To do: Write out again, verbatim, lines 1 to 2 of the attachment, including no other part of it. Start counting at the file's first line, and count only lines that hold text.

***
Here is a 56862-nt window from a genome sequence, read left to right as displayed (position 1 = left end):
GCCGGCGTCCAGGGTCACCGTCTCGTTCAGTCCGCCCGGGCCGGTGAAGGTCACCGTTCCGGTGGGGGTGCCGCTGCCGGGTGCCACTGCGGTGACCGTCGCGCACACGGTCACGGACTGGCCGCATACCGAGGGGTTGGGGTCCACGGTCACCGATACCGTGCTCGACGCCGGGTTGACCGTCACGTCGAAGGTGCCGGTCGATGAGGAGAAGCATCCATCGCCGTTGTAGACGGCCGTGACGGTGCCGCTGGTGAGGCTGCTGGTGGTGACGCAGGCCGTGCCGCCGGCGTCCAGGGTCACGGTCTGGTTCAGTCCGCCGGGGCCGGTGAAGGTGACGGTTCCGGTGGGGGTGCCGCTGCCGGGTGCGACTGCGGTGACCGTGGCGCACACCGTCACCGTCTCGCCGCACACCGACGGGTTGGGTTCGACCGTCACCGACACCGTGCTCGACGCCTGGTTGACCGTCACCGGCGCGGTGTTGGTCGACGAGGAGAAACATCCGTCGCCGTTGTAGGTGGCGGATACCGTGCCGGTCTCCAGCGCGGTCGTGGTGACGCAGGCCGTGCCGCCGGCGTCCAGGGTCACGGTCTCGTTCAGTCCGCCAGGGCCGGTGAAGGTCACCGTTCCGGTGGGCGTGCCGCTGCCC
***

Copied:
Here is a 56862-nt window from a genome sequence, read left to right as displayed (position 1 = left end):
GCCGGCGTCCAGGGTCACCGTCTCGTTCAGTCCGCCCGGGCCGGTGAAGGTCACCGTTCCGGTGGGGGTGCCGCTGCCGGGTGCCACTGCGGTGACCGTCGCGCACACGGTCACGGACTGGCCGCATACCGAGGGGTTGGGGTCCACGGTCACCGATACCGTGCTCGACGCCGGGTTGACCGTCACGTCGAAGGTGCCGGTCGATGAGGAGAAGCATCCATCGCCGTTGTAGACGGCCGTGACGGTGCCGCTGGTGAGGCTGCTGGTGGTGACGCAGGCCGTGCCGCCGGCGTCCAGGGTCACGGTCTGGTTCAGTCCGCCGGGGCCGGTGAAGGTGACGGTTCCGGTGGGGGTGCCGCTGCCGGGTGCGACTGCGGTGACCGTGGCGCACACCGTCACCGTCTCGCCGCACACCGACGGGTTGGGTTCGACCGTCACCGACACCGTGCTCGACGCCTGGTTGACCGTCACCGGCGCGGTGTTGGTCGACGAGGAGAAACATCCGTCGCCGTTGTAGGTGGCGGATACCGTGCCGGTCTCCAGCGCGGTCGTGGTGACGCAGGCCGTGCCGCCGGCGTCCAGGGTCACGGTCTCGTTCAGTCCGCCAGGGCCGGTGAAGGTCACCGTTCCGGTGGGCGTGCCGCTGCCC